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Women Benefit from Online Care for Post-Partum Depression

Women Benefit from Online Care for Post-Partum Depression  New research discovers that many women suffering from post-partum depression do not seek care because of time constrains and the stigma attached to depression.

Information garnered from a Case Western Reserve University survey suggest these women would utilize online interventions if the sessions were available anonymously and from professional healthcare providers.

Postpartum depression is a moderate to severe type of depression that can occur after a woman has given birth. The disorders effects can be felt soon after delivery to as long as a year later.

Experts estimate the disorder affects about 7 to 15 percent of new mothers.

Researchers recruited survey participants from four popular information sites for new mothers and discovered that many women don’t seek counseling because of the time constraints of caring for a new-born and the stigma attached to depression.

“Mothers cannot always find a sitter and then spend time driving to and from counseling,” said Judith Maloni, PhD, RN, FAAN, the lead investigator and professor of nursing.

“An online intervention is available when the moms have time.”

Co-investigator Amy Przeworski, PhD, reported that the respondents would welcome a resource that was anonymous and offered professional advice that didn’t require medications.

In the study, researchers from nursing and psychology focused on 53 mothers who fit the study’s criteria: They were hospitalized for complications from their pregnancies and felt depressed the week before the study. Participants represented all geographic regions of the U.S. and were ethically diverse. Their average age was 32, and most where college-educated.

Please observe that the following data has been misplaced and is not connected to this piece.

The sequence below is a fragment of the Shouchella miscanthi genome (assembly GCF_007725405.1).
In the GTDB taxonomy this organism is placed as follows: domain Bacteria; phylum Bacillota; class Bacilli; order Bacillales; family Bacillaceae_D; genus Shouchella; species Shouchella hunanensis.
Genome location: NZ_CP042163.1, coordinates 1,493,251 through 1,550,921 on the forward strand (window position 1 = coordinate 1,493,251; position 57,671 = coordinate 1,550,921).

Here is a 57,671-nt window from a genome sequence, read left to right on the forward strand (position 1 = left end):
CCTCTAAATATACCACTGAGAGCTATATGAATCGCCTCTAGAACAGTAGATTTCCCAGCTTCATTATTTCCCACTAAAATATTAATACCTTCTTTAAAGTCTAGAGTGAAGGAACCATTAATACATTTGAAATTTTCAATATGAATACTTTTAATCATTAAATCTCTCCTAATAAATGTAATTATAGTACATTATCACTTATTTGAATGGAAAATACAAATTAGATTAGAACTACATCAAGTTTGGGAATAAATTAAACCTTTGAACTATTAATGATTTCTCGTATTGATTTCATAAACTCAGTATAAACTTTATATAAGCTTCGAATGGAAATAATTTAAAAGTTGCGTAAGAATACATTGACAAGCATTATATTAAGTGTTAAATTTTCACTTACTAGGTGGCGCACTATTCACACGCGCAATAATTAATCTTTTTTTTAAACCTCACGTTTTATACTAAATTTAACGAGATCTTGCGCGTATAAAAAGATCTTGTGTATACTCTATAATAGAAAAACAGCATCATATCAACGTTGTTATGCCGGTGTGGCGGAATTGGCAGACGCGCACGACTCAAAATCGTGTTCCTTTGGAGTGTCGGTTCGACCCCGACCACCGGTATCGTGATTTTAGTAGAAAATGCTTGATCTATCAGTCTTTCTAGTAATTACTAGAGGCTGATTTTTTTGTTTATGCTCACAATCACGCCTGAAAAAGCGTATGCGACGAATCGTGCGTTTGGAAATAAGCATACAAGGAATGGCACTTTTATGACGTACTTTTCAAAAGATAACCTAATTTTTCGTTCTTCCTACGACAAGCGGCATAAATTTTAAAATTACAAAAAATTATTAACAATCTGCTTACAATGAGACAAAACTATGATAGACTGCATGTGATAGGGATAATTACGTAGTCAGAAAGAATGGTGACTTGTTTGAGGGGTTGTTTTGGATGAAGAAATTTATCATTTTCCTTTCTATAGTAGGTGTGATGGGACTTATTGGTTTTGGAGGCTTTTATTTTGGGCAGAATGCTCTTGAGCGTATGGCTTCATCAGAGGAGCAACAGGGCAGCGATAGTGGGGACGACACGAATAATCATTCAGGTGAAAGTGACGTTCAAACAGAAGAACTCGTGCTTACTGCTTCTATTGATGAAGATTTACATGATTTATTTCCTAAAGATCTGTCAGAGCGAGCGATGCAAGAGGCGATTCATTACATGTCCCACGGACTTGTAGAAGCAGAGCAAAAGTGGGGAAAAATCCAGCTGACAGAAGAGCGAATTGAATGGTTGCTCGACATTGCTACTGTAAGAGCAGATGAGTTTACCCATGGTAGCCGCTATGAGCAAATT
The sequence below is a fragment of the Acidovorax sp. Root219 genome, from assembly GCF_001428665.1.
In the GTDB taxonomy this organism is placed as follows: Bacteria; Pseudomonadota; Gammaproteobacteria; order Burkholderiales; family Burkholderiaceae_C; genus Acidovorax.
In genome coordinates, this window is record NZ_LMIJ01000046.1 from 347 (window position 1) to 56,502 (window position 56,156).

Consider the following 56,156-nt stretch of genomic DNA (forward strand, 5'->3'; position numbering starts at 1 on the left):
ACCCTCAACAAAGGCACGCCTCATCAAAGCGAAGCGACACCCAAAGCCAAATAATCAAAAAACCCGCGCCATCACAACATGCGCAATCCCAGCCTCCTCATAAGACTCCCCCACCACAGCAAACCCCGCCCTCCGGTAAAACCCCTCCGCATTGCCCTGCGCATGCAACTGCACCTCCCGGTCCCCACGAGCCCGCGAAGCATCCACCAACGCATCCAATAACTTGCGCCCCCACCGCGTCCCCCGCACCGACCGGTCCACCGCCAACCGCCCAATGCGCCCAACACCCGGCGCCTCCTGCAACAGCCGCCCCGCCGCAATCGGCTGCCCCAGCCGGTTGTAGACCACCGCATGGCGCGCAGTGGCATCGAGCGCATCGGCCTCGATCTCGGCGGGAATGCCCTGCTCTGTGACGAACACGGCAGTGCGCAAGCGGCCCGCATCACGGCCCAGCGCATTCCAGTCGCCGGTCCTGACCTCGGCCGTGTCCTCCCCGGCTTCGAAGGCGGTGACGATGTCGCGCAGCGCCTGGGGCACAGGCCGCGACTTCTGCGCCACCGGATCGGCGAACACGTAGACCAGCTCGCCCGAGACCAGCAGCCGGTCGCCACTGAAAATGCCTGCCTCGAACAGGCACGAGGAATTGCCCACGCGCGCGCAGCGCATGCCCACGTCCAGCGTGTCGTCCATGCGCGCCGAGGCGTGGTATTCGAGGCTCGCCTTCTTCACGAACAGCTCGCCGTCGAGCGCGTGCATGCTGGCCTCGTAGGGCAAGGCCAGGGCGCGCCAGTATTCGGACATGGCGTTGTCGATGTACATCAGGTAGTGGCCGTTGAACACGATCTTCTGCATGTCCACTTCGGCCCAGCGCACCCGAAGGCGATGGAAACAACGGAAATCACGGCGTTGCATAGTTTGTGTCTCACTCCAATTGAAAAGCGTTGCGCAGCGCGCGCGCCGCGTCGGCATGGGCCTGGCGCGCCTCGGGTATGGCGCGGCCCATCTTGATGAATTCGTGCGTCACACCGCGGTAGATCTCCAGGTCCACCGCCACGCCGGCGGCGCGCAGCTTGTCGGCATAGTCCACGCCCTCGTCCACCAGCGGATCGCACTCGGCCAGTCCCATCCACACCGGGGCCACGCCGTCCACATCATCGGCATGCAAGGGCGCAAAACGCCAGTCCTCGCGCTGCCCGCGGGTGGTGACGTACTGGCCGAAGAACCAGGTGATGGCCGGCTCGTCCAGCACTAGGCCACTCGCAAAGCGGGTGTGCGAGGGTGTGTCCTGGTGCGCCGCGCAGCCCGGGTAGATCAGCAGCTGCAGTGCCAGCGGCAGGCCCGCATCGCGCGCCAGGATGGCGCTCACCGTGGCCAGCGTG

The study, which appears in the Archives of Psychiatric Nursing, was the first online effort to seek information from new moms, many who suffered silently with postpartum depression but sought help from online sources, said Maloni.

Respondents said they would welcome a professional resource they could access at any time. They also preferred learning strategies to cope, information about depression and chat rooms or blogging with a health professional.

Although the exact causes of postpartum depression remain unknown, Maloni has studied the impact of bed rest on pregnant women and found that those with complications before and during the birth of their babies are at greater risk of slipping into depression after delivery.

Maloni and her team of researchers are currently designing a Web site and online interventions to address this need.

Source: Case Western University

Depressed mother with her infant photo by shutterstock.

Women Benefit from Online Care for Post-Partum Depression

Rick Nauert PhD

Rick Nauert, PhDDr. Rick Nauert has over 25 years experience in clinical, administrative and academic healthcare. He is currently an associate professor for Rocky Mountain University of Health Professionals doctoral program in health promotion and wellness. Dr. Nauert began his career as a clinical physical therapist and served as a regional manager for a publicly traded multidisciplinary rehabilitation agency for 12 years. He has masters degrees in health-fitness management and healthcare administration and a doctoral degree from The University of Texas at Austin focused on health care informatics, health administration, health education and health policy. His research efforts included the area of telehealth with a specialty in disease management.

APA Reference
Nauert PhD, R. (2015). Women Benefit from Online Care for Post-Partum Depression. Psych Central. Retrieved on August 18, 2018, from https://psychcentral.com/news/2013/04/05/women-benefit-from-online-care-for-post-partum-depression/53444.html

 

Scientifically Reviewed
Last updated: 6 Oct 2015
Last reviewed: By John M. Grohol, Psy.D. on 6 Oct 2015
Published on PsychCentral.com. All rights reserved.